The availability of affordable rental housing was one of the significant challenges encountered by families trying to transition from Federal Emergency Management Agency (FEMA) group sites to permanent housing after hurricanes Katrina and Rita.

Other challenges included insufficient financing to pay for home repairs, higher insurance premiums, and difficulty finding full-time employment to support a return to permanent housing, according to a new report by the Government Accountability Office (GAO).

In 2005, Katrina destroyed or made uninhabitable an estimated 300,000 homes, leaving thousands of people in need of temporary housing across the Gulf Coast.

FEMA provided direct housing assistance to about 143,500 households, primarily in the form of temporary housing such as travel trailers or manufactured homes. In most cases, households were placed in units on private property near their homes so they had a place to live while repairing their homes. FEMA also placed about 25,000 households in units at more than 700 group sites. More than three years after the storms, 348 households continued to live in 101 group sites as of June 18, 2009, according to the GAO.

One of the big challenges has been finding affordable rental housing because rents increased significantly following the storms in certain metropolitan areas. For example, the fair market rent for a two-bedroom unit in the New Orleans area increased 52 percent from $676 to $1,030 between 2005 and 2009.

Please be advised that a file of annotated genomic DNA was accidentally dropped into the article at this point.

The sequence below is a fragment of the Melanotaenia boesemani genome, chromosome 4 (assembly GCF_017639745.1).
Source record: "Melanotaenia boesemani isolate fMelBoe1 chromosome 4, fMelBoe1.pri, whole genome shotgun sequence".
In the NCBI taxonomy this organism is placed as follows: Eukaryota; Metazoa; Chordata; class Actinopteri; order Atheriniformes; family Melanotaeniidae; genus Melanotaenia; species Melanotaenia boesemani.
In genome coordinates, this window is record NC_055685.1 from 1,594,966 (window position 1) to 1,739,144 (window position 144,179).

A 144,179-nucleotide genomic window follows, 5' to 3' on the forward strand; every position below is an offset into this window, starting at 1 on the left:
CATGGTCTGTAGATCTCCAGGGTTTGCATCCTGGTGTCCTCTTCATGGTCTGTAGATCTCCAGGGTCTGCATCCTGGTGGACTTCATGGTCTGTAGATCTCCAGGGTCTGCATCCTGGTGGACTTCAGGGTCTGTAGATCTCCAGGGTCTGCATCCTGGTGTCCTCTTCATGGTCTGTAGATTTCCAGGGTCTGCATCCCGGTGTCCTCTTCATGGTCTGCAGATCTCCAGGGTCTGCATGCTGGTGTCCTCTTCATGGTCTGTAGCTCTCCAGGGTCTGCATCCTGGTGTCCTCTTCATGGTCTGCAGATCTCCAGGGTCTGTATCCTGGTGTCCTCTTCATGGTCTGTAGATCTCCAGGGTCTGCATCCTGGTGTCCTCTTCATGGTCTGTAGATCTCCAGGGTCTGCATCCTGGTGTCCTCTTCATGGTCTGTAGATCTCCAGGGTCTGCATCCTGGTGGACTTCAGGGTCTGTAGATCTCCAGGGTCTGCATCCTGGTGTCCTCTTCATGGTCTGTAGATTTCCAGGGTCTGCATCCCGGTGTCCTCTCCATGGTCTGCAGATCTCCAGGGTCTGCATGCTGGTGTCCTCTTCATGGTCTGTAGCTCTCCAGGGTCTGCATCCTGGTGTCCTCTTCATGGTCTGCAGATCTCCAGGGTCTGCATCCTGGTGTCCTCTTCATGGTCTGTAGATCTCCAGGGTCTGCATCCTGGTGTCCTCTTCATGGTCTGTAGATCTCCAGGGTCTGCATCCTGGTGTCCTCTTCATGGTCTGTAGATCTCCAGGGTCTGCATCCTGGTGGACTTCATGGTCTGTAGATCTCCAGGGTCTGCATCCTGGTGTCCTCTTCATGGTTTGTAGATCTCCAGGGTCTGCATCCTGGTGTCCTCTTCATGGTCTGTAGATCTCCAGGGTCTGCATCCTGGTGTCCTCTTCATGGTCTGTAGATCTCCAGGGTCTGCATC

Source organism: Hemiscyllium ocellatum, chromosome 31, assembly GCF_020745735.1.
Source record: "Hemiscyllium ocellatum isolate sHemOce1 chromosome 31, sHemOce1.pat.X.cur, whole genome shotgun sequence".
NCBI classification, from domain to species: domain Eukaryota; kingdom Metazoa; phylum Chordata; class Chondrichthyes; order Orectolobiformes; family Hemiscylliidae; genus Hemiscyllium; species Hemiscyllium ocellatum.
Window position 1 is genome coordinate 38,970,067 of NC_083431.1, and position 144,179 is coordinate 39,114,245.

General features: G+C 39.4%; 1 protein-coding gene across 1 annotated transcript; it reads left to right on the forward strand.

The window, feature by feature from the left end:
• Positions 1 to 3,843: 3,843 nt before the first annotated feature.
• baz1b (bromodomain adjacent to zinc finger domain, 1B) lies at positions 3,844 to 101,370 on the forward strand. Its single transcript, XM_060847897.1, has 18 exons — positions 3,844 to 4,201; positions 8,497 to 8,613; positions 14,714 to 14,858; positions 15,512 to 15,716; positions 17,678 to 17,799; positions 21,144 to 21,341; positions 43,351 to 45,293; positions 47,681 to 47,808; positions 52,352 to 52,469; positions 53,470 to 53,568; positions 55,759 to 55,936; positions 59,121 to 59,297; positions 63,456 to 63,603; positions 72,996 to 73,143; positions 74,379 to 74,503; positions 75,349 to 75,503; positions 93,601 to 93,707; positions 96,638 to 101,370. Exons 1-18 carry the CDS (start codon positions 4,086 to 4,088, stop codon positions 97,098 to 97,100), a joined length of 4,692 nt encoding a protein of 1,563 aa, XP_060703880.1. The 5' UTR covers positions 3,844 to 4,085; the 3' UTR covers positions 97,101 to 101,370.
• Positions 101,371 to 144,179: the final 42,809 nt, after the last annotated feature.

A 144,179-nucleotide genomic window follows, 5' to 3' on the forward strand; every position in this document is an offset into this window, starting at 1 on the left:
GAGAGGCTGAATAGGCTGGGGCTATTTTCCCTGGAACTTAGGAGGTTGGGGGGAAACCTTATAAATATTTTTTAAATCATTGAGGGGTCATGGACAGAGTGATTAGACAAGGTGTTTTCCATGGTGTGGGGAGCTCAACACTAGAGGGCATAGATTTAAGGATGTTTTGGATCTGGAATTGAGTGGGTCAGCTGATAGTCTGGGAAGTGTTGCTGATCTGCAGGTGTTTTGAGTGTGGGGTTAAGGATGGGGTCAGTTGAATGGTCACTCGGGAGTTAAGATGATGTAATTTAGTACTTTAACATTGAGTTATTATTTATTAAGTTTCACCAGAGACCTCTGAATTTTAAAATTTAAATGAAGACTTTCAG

The higher rents were driven by a decrease in the supply of available affordable apartments and an increase in demand for undamaged rental units.

The report noted that although the Gulf Coast states had awarded nearly all of their Gulf Opportunity Zone low-income housing tax credits, few apartments have been placed in service. Neither Louisiana nor Mississippi had placed more than 35 percent of planned units in service as of December 2008.

A drop in tax credit equity has meant that developers have had to seek additional funding to make up for budget shortfalls. Not-in-my-backyard, or NIMBY, opposition has also made development difficult.

The report recommended that FEMA develop results-oriented performance measures for assistance in group sites, update its planning documents to reflect key characteristics of effective national strategies and plans, and clearly describe in its guidance how travel trailers and other options identified by the states can be deployed when other preferred options are not available.